mersenneforum.org  

Go Back   mersenneforum.org > Extra Stuff > Soap Box

Reply
 
Thread Tools
Old 2019-12-15, 23:49   #45
Dr Sardonicus
 
Dr Sardonicus's Avatar
 
Feb 2017
Nowhere

1110111010012 Posts
Default

Quote:
Originally Posted by xilman View Post
<snip>
I can´t comment on Sanders (well, I can but I shouldn´t because I am thoroughly incompetent in that regard) but Corbyn appears not to have had any successes outside a small coterie of the far left, his Momentum fan club and, elsewhere, a relatively small number of young voters. A significant fraction of his own MPs have stated in public that they despair of his economic policies, his anti-semitism and his approbation of avowedly terrorist organizations (sorry: freedom fighters who believe that the armed struggle is the only way to overthrow their oppressors).
<snip>
Jeremy Corbyn has written an op-ed in the Guardian:
Quote:
I am proud that on austerity, on corporate power, on inequality and on the climate emergency we have won the arguments and rewritten the terms of political debate. But I regret that we did not succeed in converting that into a parliamentary majority for change.

There is no doubt that our policies are popular, from public ownership of rail and key utilities to a massive house-building programme and a pay rise for millions. The question is, how can we succeed in future where we didn’t this time?
"We won the arguments?" "There is no doubt that our policies are popular?" I fear that that boy's cheese done slid off his cracker.
Dr Sardonicus is offline   Reply With Quote
Old 2019-12-16, 05:10   #46
kladner
 
kladner's Avatar
 
"Kieren"
Jul 2011
In My Own Galaxy!

13×773 Posts
Default

Quote:
Originally Posted by Dr Sardonicus View Post
Jeremy Corbyn has written an op-ed in the Guardian:

"We won the arguments?" "There is no doubt that our policies are popular?" I fear that that boy's cheese done slid off his cracker.
Remember the war against Franco
That's the kind where each of us belongs
Though he may have won all the battles
We had all the good songs!
Folk Song Army -Tom Lehrer
kladner is online now   Reply With Quote
Old 2019-12-16, 14:22   #47
Dr Sardonicus
 
Dr Sardonicus's Avatar
 
Feb 2017
Nowhere

EE916 Posts
Default

Quote:
Originally Posted by kladner View Post
Quote:
Originally Posted by Dr Sardonicus View Post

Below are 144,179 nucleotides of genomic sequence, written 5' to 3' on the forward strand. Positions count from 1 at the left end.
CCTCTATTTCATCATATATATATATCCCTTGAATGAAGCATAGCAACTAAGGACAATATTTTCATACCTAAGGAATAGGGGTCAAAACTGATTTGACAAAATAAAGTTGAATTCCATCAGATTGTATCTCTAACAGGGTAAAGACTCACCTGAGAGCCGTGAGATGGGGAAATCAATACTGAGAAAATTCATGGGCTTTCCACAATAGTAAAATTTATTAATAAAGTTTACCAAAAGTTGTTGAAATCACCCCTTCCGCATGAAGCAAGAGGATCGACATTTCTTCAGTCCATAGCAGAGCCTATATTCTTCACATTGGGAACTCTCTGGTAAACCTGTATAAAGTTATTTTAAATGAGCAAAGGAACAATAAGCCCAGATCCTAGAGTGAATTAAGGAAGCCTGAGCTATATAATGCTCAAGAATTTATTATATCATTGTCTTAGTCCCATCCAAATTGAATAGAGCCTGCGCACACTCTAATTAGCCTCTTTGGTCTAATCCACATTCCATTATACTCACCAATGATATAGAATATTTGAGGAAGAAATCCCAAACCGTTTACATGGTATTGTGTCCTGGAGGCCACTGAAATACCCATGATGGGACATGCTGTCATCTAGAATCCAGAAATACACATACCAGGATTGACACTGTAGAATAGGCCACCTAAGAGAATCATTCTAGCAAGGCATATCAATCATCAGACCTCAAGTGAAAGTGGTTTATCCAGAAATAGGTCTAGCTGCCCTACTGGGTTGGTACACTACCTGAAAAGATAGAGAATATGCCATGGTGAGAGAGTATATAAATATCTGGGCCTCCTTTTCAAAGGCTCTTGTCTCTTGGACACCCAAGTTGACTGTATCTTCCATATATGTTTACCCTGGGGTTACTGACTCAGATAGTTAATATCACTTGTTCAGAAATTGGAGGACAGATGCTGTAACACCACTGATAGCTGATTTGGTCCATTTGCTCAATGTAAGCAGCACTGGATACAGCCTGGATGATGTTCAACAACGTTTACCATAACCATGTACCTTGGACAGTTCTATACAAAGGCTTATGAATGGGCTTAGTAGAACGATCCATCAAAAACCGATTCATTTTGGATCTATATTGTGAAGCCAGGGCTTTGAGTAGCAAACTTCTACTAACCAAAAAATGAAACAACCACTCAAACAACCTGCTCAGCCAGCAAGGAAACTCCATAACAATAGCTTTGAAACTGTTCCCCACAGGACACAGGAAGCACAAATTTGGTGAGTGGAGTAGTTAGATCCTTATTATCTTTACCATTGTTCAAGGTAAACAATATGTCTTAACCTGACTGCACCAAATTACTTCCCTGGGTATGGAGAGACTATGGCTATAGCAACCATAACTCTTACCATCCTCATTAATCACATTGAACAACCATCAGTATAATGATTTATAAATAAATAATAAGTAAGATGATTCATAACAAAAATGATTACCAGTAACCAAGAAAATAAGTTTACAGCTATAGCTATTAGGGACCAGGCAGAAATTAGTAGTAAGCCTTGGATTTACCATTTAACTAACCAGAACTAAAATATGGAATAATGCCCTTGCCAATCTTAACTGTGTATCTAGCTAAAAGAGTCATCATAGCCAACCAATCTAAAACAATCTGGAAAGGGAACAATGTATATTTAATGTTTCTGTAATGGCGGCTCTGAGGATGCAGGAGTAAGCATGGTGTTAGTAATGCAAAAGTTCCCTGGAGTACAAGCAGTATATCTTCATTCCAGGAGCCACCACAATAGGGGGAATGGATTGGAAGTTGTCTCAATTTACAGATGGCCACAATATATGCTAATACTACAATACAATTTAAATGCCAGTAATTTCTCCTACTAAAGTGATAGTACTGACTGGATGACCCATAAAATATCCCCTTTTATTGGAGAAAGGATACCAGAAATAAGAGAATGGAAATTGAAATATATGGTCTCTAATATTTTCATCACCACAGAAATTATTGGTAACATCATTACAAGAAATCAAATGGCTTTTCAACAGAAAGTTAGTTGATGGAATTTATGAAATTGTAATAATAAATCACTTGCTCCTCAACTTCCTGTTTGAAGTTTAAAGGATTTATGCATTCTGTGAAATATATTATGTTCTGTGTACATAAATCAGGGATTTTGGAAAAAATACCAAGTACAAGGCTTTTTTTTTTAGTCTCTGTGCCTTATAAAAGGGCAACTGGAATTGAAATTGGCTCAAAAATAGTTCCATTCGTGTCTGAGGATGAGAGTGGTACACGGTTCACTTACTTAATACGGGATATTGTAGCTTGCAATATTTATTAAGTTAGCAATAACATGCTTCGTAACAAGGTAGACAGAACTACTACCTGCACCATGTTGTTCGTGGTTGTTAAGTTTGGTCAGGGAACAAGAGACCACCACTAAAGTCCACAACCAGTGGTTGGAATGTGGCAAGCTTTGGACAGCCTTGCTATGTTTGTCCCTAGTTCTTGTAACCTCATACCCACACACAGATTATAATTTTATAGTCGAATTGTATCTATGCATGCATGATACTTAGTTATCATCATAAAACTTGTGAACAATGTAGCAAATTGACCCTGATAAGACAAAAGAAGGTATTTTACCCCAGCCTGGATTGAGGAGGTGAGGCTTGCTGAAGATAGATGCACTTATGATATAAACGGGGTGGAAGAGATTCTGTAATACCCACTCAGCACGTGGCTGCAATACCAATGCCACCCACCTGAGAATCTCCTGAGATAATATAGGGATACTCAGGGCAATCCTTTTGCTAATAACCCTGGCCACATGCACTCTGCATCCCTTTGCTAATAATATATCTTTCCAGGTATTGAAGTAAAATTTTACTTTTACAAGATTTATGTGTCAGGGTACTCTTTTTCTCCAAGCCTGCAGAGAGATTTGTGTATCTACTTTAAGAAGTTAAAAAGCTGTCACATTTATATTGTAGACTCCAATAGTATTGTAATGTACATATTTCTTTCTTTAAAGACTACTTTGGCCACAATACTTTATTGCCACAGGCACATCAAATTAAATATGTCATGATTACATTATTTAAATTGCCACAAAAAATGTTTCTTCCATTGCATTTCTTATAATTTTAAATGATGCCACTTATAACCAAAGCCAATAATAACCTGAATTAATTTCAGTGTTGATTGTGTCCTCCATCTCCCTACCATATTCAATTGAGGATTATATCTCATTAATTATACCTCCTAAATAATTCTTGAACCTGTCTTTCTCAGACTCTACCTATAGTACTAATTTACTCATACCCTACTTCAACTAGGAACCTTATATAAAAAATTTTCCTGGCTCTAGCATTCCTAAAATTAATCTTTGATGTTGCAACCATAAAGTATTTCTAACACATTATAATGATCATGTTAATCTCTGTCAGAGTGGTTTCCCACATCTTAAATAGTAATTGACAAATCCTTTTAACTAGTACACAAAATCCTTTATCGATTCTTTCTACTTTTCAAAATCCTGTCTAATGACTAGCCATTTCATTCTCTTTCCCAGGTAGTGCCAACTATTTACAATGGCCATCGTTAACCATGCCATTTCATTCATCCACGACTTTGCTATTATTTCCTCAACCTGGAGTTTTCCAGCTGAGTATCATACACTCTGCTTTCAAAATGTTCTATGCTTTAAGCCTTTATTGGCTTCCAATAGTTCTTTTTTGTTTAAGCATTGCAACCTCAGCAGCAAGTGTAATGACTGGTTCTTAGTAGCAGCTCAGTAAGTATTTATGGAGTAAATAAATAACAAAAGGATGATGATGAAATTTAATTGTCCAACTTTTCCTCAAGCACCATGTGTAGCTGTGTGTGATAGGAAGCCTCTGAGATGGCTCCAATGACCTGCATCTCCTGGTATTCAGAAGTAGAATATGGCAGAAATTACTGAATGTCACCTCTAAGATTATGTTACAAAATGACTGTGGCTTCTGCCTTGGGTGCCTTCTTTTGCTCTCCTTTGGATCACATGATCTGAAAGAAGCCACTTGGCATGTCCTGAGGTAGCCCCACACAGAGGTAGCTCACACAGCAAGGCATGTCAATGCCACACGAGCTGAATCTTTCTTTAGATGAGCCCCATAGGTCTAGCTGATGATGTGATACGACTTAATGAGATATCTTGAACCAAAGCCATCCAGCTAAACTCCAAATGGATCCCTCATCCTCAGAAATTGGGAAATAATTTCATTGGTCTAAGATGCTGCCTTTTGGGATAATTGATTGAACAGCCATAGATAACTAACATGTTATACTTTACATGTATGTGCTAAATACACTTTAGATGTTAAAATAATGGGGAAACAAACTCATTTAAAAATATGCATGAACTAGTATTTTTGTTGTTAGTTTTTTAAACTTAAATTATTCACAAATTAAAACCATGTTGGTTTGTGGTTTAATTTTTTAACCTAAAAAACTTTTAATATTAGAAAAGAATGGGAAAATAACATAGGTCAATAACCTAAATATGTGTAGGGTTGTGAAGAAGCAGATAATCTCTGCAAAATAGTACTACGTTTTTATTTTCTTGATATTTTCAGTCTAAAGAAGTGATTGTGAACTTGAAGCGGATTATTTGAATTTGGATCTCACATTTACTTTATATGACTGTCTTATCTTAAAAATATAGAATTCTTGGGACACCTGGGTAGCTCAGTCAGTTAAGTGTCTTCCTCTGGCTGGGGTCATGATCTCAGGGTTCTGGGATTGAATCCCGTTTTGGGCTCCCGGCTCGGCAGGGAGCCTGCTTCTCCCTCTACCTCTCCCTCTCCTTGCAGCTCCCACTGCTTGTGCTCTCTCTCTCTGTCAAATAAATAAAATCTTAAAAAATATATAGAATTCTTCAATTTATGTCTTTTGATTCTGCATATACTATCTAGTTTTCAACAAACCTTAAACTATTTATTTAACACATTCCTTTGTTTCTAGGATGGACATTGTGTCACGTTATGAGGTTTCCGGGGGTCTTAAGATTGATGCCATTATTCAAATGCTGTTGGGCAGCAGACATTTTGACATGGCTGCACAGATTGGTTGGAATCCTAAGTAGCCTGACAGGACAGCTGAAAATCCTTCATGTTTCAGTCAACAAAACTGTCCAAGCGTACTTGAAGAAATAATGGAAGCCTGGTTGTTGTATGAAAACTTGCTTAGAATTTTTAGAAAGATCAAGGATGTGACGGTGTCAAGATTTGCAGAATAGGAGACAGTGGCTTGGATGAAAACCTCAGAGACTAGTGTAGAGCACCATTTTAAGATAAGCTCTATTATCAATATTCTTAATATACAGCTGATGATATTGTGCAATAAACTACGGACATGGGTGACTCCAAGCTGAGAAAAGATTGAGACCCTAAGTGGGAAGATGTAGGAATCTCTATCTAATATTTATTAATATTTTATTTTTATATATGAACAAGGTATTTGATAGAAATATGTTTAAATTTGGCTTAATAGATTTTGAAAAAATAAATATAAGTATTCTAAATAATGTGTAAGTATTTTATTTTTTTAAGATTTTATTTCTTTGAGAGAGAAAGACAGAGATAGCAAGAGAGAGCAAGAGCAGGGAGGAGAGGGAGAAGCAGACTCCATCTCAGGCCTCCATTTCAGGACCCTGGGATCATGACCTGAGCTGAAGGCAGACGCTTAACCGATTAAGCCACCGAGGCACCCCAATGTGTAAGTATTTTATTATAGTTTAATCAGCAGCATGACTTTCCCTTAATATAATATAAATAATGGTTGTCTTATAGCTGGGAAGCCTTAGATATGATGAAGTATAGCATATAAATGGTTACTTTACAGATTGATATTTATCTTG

Jeremy Corbyn has written an op-ed in the Guardian:

"We won the arguments?" "There is no doubt that our policies are popular?" I fear that that boy's cheese done slid off his cracker.

<snip>
It was my best recollection of an expression I heard in the movie The Green Mile. It is in reference to the sadistic guard Percy Wetmore, who has murdered an inmate and totally lost his mind and become catatonic, courtesy of the condemned prisoner John Coffey. The quote is variously rendered and variously attributed on line. The most common attribution is to the guard Bill Dodge, rendered as
Quote:
I think this boy's cheese has done slid off his cracker.
It seems that Mr. Corbyn is also incapable of accepting responsibility for the electoral wipeout resulting from his brilliant campaign strategy. In the same op-ed, he blames the press, along the lines you have posted. Amusingly, he writes "The party needs a more robust strategy to meet this billionaire-owned and influenced hostility head-on," apparently totally oblivious to the obvious fact that it was his strategy that was an utter failure, and that a better strategy requires a different architect. He says he will oversee a "process of reflection" before stepping down as head of the party. If he doesn't understand that the only "reflection" that is pertinent is that the debacle resulting from his campaign strategy reflects primarily on him, and that the only way he can truly accept responsibility is by resigning forthwith, the man is living in Cloud Cuckoo Land.
Dr Sardonicus is offline   Reply With Quote
Old 2019-12-16, 16:28   #48
xilman
Bamboozled!
 
xilman's Avatar
 
"𒉺𒌌𒇷𒆷𒀭"
May 2003
Down not across

32×11×103 Posts
Default

Quote:
Originally Posted by xilman View Post